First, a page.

This informative little hit piece was found on the Weather channel page. it details a list of problems, and disasters waiting to happen because of the danger of transporting oil by rail.
•Too few government inspectors. The railroad agency has only 76 track inspectors, assisted by a few dozen state inspectors, to oversee the operations of some 780 railroad companies that manage 140,000 miles of track, plus railroad bridges. By its own estimate the agency can inspect less than 1 percent of the railroad activities under its oversight each year.
•Little oversight of railroad bridges. The FRA has set no engineering standards for railroad bridges, relying almost entirely on individual railroads to inspect, maintain and repair their own bridges and trestles, some of them built more than a century ago. The agency doesn’t keep an inventory or even a count of the bridges, estimated to number between 70,000 and 100,000.
•Secrecy. State and local governments can’t independently assess the condition of local rail infrastructure because their inspectors don’t have access to the railroads’ design and maintenance records, or to the tracks, trestles and bridges themselves. The railroads consider such information proprietary; the tracks and bridges are their private property and disclosure of those materials is voluntary.
•Meager penalties. Fines are low, on the theory that the cost and consequences of an accident are sufficient incentive for railroads to properly maintain their tracks and bridges. In 2013, the FRA issued $13.9 million in fines to an industry whose top-seven revenue gainers alone took in nearly $84 billion.
In other words, in every case, their solutions demanded more government regulation, adding more to the cost of delivery and sucking the profits that would otherwise be used to infrastructure improvements.
What is not mentioned? Pipelines. Specifically the XL pipeline which is specifically proposed to carry exactly this oil from that specific location to the refineries. not one word.
What is mentioned?
Regulators in the United States knew they had to act fast. A train hauling 2 million gallons of crude oil from North Dakota had exploded in the Canadian town of Lac-Megantic, killing 47 people.
Seriously? A train wreck and 47 deaths and REGULATORS need to act fast? I would say at that point calling for fire departments and emergency management people would be the right course of action. And Canada doesn’t have enough of their own regulators? They need more American ones? What business is it of ours if rail cars in Canada explode? Last I checked, Canada was its own country. They can handle it.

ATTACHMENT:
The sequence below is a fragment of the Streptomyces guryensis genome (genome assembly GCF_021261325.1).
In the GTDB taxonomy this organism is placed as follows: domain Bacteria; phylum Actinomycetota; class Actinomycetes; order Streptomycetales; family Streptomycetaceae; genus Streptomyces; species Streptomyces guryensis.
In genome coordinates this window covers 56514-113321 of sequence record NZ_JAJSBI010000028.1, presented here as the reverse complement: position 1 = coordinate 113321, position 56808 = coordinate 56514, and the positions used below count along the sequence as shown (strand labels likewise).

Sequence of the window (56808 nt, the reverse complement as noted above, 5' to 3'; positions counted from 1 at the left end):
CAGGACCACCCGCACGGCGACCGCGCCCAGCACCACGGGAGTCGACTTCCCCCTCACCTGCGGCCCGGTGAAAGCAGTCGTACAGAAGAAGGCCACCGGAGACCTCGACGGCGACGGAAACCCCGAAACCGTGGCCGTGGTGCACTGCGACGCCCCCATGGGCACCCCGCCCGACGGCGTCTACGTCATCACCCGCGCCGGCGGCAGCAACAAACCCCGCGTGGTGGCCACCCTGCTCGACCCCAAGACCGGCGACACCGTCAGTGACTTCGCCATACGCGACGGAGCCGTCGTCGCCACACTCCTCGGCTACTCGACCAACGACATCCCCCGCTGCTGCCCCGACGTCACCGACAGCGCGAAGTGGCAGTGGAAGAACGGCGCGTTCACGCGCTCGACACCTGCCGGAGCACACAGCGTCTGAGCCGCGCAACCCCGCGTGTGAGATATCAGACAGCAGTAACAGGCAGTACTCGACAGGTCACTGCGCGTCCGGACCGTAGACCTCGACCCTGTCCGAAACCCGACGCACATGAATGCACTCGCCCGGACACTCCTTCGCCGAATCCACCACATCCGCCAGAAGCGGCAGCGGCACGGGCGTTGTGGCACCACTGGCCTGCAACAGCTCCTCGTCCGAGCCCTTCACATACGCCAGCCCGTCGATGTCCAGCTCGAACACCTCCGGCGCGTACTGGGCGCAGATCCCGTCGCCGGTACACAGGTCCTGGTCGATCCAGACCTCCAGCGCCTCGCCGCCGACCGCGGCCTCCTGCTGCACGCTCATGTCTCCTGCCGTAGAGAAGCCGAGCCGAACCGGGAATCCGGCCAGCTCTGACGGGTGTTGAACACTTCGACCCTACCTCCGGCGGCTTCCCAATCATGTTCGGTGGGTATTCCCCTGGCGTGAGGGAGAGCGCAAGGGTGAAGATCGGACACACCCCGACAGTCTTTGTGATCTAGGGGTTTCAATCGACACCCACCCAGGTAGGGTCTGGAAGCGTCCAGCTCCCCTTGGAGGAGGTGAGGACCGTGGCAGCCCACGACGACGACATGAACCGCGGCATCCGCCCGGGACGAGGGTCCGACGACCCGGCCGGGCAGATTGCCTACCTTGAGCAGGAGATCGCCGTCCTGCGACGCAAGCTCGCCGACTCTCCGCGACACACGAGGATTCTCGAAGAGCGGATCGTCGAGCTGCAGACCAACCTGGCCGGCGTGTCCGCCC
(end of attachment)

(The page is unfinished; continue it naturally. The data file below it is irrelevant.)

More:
Over the next several months, the U.S. Department of Transportation issued two emergency orders, two safety alerts and a safety advisory. It began drafting sweeping new oil train regulations to safeguard the sudden surge of oil being shipped on U.S. rails.
Oh good. We are saved. Regulators and bureaucrats wrote more paper reports and advisories.
There is also mention of the railroads not wanting to spend money to repair the rails. That is just stupid reporting since the railroads spend billions of dollars every year repairing railroads. Like highways for cars, rails need constant replacement. The railroads we have today did not exist 50 years ago. Most of them did not exist 10 years ago. That’s because the railroad companies are constantly replacing them. Ties last between 3-5 years. The steel rails last about ten, depending on how much traffic and the weight of the traffic.
Something that is difficult for activists to understand is, The railroad companies already don’t want to have derailments. A derailment is tremendously expensive for them in lost revenue, damage to stock and liability. They don’t need a single new law or regulator looking over their shoulder to do everything reasonable to prevent an accident. They greatly prefer for everything to roll on and arrive on time. Just like Airlines. Delta does not want to risk a 100 million airplane and the liability of 350 negligent deaths to save a few dollars on skipping a maintenance inspection.
Railcar shipments of oil soared from 9,500 in 2008 to more than 400,000 in 2013.
Oh. Look at that. And how long has the pipeline company wanted to build XL pipeline? Since 2006. It could have easily mitigated this damage and been in operation years ago but for government regulators standing in the way.
What is really at stake here? Railroad companies don’t want to buy expensive new rail cars when the obvious and economic solution is to build a pipeline. When that pipeline does eventually get built, any investment they will have made will be wasted since they won’t get any oil to haul in their new tank cars. The railroad’s solution: Lobby government to protect their investment. First by forcing them to make the investment, then by preventing competition.
This is all about the money. Not the environment. It is all about Warren Buffet getting richer and slipping a few stacks of green to his friends in political office.
Why are 47 Canadians dead? It’s not because there aren’t enough American government regulators. It’s because there are too many. It is because we have a corrupt federal government that uses the power of regulation to enrich connected people. And it is because stupid people vote. And 95% of them reliably vote Democrat, no matter who is running.